Green Day Rocks Tiny L.A. Show, Down to Play Desert Trip in 30 Years
Near the end of their interview at KROQ’s Red Bull Sound Space on Wednesday afternoon, KROQ’s Ted Stryker asked Green Day if in 30 years they’d want to play Desert Trip with the Foo Fighters, Queens of the Stone Age and the Red Hot Chili Peppers. Billie Joe Armstrong said, “Sure,” adding first they’d be back to play a stadium in Los Angeles next year.
To warm up for their 2017 tour and possible 2040 Desert Trip appearance, Green Day took over L.A. this week, going small with an epic Hollywood Palladium appearance Monday. In the interview, Armstrong said it was important to him because the last time the band played that venue was Halloween 1994, and to even fewer than the 300 lucky fans at the Red Bull Sound Space on Wednesday afternoon.
Taking the tiny stage just after their scheduled 4 p.m. start time, the band kicked off the 45-minute set with “Welcome to Paradise.” Predictably, a slew of cell phones came out, seemingly one for every three or four people, before Armstrong politely encouraged fans to put them down midway through the song. Nearly everyone obliged his request, leaving fans to be present in the moment as they got to witness a stadium-size band with the No. 1 album in the country play for a club-size audience.
Green Day had played for more than two hours just two nights earlier, and Revolution Radio already secured the No. 1 status on the Billboard 200. It could have done the requisite six or seven songs for radio and everyone would have left satisfied. But after a four-year gap between albums, the band was clearly hungry to play.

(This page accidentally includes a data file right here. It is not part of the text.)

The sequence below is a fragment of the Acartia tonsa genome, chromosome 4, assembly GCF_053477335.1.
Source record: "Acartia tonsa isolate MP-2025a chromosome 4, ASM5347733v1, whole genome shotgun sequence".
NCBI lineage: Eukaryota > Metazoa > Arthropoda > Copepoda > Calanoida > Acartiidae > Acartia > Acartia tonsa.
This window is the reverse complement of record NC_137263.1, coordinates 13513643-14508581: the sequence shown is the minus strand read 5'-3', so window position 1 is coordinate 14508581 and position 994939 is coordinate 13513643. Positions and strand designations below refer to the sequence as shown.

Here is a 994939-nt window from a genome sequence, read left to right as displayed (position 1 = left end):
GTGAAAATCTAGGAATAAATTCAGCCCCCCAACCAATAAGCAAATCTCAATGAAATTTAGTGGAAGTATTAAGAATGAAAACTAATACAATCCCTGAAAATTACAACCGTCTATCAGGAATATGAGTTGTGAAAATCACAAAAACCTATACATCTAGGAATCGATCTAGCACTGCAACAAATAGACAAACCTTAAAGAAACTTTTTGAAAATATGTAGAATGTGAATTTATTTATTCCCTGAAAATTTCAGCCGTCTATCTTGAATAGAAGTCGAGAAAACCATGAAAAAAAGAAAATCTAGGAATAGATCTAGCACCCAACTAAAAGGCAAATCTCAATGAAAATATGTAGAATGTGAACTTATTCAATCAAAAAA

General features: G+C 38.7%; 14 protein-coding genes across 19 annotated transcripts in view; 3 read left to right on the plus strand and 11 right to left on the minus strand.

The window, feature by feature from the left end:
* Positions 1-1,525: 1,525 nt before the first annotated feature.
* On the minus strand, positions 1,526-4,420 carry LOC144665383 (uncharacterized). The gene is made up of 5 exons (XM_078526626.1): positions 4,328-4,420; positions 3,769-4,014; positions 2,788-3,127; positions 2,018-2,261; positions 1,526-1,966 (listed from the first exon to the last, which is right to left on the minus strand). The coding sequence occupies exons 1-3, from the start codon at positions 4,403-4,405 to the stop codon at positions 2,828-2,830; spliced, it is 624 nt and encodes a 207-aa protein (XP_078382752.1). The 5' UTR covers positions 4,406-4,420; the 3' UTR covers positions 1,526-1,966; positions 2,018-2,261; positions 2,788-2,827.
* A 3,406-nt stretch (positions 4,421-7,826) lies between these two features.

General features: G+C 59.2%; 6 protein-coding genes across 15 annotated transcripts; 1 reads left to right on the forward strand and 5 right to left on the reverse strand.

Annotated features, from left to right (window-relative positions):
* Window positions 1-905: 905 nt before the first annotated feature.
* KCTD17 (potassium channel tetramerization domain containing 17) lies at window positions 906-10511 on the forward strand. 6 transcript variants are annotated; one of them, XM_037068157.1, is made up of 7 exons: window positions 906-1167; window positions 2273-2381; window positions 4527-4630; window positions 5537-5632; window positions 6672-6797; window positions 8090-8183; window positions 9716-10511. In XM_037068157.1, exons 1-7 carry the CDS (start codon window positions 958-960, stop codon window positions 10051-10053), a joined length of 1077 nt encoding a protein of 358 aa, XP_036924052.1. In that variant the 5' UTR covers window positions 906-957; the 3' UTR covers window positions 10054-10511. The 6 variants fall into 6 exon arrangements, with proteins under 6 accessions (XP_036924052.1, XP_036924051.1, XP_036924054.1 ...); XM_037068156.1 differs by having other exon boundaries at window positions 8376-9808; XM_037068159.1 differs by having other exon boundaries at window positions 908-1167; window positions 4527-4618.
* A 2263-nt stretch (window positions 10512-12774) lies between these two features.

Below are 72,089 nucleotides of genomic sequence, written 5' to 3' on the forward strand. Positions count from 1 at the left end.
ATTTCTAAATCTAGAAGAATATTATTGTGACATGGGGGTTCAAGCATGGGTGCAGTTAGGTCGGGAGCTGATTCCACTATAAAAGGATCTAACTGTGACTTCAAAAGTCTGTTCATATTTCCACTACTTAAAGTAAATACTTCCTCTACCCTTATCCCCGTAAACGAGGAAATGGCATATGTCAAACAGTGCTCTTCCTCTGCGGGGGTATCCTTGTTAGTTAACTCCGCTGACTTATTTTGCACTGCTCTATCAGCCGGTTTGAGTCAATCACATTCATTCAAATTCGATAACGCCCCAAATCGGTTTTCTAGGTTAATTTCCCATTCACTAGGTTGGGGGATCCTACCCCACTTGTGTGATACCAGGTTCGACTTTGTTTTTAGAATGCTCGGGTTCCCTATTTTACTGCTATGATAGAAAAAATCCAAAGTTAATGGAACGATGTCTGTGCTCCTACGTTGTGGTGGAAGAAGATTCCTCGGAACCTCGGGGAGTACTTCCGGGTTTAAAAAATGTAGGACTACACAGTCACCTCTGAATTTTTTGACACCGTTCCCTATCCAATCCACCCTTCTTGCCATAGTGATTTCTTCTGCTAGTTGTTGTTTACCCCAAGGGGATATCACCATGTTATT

Covering much of their career in the set, the Rock and Roll Hall of Famers went from “Longview” -- during which Armstrong invited a fan from the audience to sing the last verse -- “She” and “Basket Case” to multiple songs from the new album, including a superb “Still Breathing” and the album’s title track. Songs from in between included a thrashing “St. Jimmy,” “Holiday,” “Waiting” and “Minority,” before a blistering closer of “American Idiot.”
All that was left was the interview, which found the band members declaring their admiration for rock and punk bands, both old (the Rolling Stones and the Ramones) and new. And Armstrong showed that their love for music is as strong as ever, pointing out there are more bands out there now than ever and “strongly recommending supporting new bands -- they are the future of rock and punk.”